Iraq: U.S. Regime Change Efforts and Post-Saddam Governance [Updated January 7, 2004] [open pdf - 246KB]
"Operation Iraqi Freedom accomplished a long-standing objective, the overthrow and capture of Saddam Hussein, but replacing that regime with a stable, moderate, democratic political structure has run into difficulty. Past U.S. efforts to change the regime failed because of limited U.S. commitment, disorganization of the Iraqi opposition, and the efficiency and ruthlessness of Iraq's several overlapping security services. Previous U.S. Administrations had ruled out major U.S. military action to change Iraq's regime, believing such action would be risky and not necessarily justified by the level of Iraq's lack of compliance on WMD disarmament. In his 2002 and 2003 State of the Union messages, President Bush characterized Iraq as a grave potential threat to the United States because of its refusal to verifiably abandon its weapons of mass destruction (WMD) programs and the potential for it to transfer WMD to terrorist groups. In September 2002, the President told the U.N. General Assembly that unless Iraq fully disarmed in cooperation with United Nations weapons inspectors, the United States would lead a coalition to achieve that disarmament militarily, making clear that this would include the ouster of Iraq's President Saddam Hussein's regime. After a November 2002 - March 2003 round of U.N. inspections in which Iraq's cooperation was mixed, on March 19, 2003 the United States launched Operation Iraqi Freedom to disarm Iraq and change its regime. The regime fell on April 9, 2003."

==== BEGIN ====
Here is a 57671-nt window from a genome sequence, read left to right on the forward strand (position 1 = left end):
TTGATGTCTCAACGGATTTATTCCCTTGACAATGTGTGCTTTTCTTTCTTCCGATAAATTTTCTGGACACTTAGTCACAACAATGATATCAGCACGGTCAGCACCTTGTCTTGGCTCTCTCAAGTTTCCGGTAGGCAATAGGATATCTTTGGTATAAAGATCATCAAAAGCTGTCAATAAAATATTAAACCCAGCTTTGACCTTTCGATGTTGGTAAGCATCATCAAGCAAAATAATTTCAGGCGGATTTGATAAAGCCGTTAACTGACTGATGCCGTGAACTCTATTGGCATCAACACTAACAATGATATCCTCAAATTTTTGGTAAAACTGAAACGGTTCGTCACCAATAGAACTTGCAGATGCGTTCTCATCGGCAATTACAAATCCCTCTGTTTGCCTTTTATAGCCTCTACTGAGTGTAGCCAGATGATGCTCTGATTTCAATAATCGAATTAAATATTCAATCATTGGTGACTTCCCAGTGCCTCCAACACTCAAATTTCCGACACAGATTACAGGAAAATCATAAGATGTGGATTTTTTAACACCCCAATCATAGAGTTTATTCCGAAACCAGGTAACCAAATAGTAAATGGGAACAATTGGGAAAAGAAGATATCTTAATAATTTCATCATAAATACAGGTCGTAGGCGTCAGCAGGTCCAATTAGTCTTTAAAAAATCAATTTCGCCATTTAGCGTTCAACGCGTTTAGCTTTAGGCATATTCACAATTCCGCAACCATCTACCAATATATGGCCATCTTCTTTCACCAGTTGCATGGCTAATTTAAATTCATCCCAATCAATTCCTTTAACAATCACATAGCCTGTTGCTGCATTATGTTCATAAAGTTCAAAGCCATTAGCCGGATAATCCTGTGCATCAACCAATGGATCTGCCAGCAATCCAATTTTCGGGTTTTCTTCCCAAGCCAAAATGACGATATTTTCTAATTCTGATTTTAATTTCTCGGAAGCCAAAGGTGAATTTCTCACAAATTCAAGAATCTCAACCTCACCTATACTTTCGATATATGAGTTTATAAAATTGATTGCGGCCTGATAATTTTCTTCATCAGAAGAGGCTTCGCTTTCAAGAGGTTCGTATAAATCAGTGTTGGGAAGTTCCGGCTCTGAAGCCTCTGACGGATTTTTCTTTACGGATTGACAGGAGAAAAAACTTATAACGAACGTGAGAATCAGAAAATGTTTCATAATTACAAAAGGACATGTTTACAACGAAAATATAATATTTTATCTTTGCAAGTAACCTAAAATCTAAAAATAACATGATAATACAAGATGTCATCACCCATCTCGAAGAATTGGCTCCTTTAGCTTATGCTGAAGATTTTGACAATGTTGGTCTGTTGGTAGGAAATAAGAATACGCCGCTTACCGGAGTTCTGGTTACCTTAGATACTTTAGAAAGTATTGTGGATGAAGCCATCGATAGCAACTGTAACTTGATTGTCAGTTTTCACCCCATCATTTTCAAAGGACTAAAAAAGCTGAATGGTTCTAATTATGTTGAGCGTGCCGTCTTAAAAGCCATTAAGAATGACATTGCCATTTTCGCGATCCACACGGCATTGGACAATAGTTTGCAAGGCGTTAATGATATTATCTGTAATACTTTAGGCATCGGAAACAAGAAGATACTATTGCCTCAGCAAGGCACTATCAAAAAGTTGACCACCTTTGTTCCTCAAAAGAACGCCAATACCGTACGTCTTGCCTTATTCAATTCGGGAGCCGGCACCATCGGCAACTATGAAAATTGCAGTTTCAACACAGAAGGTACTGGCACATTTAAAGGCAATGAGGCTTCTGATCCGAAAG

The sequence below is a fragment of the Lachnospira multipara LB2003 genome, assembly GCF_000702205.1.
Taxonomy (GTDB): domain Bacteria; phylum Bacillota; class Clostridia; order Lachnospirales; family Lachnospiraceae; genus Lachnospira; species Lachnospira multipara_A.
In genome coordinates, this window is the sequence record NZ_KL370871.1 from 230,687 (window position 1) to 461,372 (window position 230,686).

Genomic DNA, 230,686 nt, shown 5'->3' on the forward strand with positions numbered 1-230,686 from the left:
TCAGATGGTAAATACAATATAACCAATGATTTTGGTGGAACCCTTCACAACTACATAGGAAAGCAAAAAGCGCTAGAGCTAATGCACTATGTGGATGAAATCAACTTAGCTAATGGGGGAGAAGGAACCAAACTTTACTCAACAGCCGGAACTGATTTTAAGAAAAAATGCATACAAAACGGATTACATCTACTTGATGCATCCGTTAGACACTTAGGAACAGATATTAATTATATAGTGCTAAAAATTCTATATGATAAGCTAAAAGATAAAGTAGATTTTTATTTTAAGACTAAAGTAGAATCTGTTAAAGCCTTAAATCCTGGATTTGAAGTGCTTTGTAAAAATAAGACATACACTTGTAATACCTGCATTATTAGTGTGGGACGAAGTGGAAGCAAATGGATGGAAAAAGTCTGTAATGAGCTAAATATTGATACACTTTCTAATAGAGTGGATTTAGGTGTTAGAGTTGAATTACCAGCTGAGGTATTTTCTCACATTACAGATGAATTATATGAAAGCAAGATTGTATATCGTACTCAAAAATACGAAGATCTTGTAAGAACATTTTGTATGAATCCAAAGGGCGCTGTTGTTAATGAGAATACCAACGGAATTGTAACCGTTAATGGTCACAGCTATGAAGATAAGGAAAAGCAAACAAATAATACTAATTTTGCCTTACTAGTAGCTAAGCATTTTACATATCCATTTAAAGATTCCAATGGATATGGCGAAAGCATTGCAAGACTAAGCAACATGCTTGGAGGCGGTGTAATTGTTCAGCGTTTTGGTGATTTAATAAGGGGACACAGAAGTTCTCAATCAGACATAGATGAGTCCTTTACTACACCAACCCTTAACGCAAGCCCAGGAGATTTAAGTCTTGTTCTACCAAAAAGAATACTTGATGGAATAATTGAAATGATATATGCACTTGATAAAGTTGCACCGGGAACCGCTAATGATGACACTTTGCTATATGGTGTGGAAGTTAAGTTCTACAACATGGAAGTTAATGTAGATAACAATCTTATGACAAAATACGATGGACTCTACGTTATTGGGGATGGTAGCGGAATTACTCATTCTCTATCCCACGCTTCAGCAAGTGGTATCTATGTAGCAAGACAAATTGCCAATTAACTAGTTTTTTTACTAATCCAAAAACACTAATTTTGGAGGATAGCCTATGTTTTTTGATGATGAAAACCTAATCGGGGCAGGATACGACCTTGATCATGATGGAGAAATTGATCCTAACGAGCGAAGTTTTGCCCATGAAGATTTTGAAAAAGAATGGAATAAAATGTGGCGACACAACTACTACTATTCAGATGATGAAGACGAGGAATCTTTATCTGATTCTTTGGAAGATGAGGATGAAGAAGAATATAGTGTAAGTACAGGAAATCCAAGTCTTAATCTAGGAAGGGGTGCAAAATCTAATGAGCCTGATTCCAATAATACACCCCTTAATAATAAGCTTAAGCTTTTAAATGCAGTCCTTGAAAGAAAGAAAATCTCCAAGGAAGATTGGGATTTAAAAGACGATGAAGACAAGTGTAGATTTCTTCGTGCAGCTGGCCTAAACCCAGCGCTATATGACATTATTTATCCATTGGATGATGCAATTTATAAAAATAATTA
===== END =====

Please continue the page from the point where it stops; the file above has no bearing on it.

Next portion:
CRS Report for Congress, RL31339
United States. Dept. of State. Bureau of Public Affairs. Foreign Press Centers: http://fpc.state.gov/